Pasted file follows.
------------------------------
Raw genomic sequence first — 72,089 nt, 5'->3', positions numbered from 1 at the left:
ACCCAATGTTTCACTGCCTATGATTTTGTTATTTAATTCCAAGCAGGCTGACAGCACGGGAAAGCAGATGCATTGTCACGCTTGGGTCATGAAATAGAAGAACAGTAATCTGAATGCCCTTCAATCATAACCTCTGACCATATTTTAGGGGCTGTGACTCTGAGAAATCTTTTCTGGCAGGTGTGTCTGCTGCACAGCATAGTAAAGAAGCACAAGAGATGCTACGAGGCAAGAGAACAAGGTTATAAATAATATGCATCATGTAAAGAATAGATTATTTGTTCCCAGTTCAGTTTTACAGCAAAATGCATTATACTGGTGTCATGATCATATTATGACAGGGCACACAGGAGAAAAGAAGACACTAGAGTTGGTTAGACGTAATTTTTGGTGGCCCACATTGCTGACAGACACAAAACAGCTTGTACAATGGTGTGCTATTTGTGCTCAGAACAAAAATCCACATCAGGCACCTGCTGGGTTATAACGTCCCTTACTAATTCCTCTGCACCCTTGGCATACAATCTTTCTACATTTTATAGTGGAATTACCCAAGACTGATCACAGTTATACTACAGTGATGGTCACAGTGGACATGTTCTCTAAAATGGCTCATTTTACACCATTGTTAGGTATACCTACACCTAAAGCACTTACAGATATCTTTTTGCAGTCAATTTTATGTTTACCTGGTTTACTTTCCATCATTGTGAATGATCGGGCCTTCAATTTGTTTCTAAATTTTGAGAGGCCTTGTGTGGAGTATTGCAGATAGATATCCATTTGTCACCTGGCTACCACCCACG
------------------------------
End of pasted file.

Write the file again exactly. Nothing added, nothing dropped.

Raw genomic sequence first — 72,089 nt, 5'->3', positions numbered from 1 at the left:
ACCCAATGTTTCACTGCCTATGATTTTGTTATTTAATTCCAAGCAGGCTGACAGCACGGGAAAGCAGATGCATTGTCACGCTTGGGTCATGAAATAGAAGAACAGTAATCTGAATGCCCTTCAATCATAACCTCTGACCATATTTTAGGGGCTGTGACTCTGAGAAATCTTTTCTGGCAGGTGTGTCTGCTGCACAGCATAGTAAAGAAGCACAAGAGATGCTACGAGGCAAGAGAACAAGGTTATAAATAATATGCATCATGTAAAGAATAGATTATTTGTTCCCAGTTCAGTTTTACAGCAAAATGCATTATACTGGTGTCATGATCATATTATGACAGGGCACACAGGAGAAAAGAAGACACTAGAGTTGGTTAGACGTAATTTTTGGTGGCCCACATTGCTGACAGACACAAAACAGCTTGTACAATGGTGTGCTATTTGTGCTCAGAACAAAAATCCACATCAGGCACCTGCTGGGTTATAACGTCCCTTACTAATTCCTCTGCACCCTTGGCATACAATCTTTCTACATTTTATAGTGGAATTACCCAAGACTGATCACAGTTATACTACAGTGATGGTCACAGTGGACATGTTCTCTAAAATGGCTCATTTTACACCATTGTTAGGTATACCTACACCTAAAGCACTTACAGATATCTTTTTGCAGTCAATTTTATGTTTACCTGGTTTACTTTCCATCATTGTGAATGATCGGGCCTTCAATTTGTTTCTAAATTTTGAGAGGCCTTGTGTGGAGTATTGCAGATAGATATCCATTTGTCACCTGGCTACCACCCACG